The late Pierre Bourdieu, one of the leading French social thinkers of the twentieth century, developed the concept of “cultural capital” to explain the ability of elite managers and professionals to transmit their privileged status to their children, a process he referred to as “social and cultural reproduction.” By “social and cultural reproduction,” Bourdieu referred not only to the intergenerational reproduction of family status but also to the reproduction, first, of larger systems of social inequality and, second, of systems of cultural hierarchy (for example, the prestige of high-culture genres such as ballet and classical music compared with chorus lines and hip-hop).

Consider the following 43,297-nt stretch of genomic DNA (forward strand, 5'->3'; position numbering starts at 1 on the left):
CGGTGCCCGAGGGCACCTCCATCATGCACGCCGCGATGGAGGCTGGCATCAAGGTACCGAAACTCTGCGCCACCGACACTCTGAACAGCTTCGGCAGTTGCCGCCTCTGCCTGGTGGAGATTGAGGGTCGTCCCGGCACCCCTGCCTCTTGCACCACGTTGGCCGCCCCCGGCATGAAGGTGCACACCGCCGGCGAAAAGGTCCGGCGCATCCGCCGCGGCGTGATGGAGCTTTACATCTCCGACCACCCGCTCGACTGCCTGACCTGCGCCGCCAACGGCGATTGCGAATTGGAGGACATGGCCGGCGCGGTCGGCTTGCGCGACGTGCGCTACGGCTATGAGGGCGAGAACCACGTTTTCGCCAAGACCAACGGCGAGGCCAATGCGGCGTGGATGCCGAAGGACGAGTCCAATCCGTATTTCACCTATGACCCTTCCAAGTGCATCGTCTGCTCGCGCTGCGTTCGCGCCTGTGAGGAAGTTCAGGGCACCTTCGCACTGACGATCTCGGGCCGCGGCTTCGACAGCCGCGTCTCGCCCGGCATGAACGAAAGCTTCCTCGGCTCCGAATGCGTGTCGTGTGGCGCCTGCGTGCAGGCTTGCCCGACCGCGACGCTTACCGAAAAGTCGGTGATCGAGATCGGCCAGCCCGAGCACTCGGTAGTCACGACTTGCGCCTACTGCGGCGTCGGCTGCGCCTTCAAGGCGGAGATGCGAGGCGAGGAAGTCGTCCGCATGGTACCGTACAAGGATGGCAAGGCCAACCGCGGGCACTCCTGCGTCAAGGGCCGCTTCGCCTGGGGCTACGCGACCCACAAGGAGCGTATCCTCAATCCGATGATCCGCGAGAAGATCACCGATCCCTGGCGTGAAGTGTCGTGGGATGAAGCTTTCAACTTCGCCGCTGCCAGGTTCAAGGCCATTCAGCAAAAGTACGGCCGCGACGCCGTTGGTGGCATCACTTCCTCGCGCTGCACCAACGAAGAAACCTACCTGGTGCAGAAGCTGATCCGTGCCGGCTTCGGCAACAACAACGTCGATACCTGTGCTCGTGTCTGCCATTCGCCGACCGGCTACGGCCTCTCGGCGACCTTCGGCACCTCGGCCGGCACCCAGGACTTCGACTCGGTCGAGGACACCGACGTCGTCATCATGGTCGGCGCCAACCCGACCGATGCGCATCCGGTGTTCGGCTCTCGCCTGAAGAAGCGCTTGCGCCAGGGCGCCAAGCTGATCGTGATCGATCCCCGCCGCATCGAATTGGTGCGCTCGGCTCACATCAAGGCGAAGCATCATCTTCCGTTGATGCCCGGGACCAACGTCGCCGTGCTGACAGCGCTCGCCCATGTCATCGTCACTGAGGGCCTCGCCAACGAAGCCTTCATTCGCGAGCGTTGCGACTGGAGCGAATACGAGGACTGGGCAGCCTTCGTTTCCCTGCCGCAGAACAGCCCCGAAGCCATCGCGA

Bourdieu was an abstract thinker with a gift for concrete social analysis. Like his other concepts, cultural capital has both a general definition and ...

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